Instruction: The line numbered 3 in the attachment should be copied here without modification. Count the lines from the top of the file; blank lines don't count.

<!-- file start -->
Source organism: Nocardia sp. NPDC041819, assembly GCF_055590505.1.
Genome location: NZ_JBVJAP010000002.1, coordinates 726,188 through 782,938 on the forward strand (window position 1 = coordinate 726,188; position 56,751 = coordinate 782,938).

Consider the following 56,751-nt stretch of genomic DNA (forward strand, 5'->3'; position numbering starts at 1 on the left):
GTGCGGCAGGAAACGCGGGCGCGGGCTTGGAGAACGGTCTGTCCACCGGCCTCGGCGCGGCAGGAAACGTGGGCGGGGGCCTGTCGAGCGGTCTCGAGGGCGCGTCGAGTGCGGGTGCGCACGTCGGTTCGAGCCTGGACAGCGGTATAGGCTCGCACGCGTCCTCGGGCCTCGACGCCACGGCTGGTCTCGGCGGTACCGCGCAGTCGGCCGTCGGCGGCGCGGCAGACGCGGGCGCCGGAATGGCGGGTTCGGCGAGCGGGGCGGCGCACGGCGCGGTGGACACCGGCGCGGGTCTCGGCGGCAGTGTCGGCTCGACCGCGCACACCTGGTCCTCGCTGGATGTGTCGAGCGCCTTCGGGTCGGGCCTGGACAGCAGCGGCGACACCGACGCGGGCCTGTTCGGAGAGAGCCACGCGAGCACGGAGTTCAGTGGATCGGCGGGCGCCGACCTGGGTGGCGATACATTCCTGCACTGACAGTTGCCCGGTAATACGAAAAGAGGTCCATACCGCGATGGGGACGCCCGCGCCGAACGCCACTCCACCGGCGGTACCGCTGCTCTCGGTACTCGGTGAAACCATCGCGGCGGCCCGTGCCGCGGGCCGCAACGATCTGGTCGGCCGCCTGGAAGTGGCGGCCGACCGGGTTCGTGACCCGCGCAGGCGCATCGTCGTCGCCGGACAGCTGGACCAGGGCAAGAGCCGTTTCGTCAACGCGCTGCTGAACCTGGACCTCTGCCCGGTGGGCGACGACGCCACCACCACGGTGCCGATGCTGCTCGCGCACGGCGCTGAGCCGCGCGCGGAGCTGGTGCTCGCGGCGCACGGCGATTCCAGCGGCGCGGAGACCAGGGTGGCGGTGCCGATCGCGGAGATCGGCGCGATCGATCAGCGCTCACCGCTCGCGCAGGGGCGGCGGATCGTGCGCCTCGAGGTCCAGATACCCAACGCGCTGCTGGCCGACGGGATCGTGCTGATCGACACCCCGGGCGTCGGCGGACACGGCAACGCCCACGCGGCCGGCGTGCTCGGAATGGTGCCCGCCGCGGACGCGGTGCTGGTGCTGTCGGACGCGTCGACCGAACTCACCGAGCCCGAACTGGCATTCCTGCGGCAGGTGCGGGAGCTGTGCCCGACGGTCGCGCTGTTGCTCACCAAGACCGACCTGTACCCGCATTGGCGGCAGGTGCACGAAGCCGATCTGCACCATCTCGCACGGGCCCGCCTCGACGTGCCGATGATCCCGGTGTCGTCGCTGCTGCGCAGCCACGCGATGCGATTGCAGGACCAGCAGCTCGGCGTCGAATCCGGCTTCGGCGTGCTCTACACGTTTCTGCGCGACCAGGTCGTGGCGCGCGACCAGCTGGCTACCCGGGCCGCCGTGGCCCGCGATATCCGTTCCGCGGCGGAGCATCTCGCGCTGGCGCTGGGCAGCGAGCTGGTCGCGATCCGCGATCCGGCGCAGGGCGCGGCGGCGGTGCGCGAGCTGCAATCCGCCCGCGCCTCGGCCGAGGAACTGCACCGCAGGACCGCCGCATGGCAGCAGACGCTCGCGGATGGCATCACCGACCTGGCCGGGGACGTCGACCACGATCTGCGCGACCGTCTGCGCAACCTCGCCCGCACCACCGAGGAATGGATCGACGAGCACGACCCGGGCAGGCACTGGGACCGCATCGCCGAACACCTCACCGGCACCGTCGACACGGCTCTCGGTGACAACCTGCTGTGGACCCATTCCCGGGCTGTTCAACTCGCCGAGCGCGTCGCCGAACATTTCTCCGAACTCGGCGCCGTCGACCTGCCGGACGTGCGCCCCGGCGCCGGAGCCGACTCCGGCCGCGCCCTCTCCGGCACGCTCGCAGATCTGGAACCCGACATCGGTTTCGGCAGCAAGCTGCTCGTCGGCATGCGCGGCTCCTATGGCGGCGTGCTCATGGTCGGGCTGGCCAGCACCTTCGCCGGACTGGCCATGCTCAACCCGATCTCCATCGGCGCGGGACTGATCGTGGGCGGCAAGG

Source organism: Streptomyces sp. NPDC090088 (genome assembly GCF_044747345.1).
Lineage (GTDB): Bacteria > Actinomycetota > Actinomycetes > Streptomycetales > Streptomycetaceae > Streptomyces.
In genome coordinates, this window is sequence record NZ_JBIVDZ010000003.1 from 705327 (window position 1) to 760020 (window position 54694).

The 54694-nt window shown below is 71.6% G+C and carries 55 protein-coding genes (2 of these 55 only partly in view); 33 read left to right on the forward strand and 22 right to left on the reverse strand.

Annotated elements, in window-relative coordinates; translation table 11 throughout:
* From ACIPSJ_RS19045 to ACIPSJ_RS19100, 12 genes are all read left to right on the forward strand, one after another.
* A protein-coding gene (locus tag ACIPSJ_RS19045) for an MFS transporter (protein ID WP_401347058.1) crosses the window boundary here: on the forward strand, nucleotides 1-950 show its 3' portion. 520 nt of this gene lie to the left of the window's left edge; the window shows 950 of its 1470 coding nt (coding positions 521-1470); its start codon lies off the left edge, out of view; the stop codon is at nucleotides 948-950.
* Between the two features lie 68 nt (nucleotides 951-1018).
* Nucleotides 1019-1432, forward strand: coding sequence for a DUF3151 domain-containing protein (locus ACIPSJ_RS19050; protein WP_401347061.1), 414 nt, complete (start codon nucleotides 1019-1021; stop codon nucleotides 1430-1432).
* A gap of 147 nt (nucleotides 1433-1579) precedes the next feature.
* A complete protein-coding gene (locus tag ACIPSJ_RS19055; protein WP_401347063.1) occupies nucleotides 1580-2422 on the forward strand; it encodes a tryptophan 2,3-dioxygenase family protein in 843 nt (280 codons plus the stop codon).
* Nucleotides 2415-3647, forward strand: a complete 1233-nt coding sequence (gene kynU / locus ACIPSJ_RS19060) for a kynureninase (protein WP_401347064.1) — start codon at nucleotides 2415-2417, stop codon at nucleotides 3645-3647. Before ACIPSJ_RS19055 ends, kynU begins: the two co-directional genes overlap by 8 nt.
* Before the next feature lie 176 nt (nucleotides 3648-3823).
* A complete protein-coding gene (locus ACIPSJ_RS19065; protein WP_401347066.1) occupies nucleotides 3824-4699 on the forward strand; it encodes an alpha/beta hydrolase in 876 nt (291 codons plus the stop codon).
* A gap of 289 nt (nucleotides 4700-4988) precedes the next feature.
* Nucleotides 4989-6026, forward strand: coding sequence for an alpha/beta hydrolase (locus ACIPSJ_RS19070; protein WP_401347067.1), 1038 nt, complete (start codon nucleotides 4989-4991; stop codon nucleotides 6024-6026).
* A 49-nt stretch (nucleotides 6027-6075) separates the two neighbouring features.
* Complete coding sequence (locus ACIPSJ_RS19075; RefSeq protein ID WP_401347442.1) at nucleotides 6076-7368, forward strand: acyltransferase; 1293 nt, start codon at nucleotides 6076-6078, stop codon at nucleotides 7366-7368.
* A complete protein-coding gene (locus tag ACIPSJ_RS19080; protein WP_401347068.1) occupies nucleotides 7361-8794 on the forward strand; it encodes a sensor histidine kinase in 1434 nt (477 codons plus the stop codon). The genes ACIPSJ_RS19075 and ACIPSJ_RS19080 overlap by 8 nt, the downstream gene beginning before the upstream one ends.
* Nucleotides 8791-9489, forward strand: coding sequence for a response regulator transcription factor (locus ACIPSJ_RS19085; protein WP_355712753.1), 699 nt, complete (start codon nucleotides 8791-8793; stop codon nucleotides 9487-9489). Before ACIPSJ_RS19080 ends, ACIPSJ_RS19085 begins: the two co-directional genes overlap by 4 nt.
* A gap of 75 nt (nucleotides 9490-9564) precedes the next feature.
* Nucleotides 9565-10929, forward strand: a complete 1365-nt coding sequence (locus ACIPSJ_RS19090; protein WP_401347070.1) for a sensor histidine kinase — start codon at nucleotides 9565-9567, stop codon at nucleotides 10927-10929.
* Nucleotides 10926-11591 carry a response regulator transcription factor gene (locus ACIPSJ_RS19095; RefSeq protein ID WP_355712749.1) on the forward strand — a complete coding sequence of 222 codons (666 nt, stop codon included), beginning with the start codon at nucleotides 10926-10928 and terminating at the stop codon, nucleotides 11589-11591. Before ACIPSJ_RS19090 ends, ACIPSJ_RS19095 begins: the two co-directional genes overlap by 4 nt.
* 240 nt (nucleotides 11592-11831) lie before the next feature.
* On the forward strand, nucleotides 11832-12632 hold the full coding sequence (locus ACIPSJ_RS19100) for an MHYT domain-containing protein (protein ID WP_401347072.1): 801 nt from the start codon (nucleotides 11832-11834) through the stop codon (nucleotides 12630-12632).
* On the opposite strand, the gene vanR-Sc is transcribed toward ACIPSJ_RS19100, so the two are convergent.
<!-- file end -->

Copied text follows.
Consider the following 56,751-nt stretch of genomic DNA (forward strand, 5'->3'; position numbering starts at 1 on the left):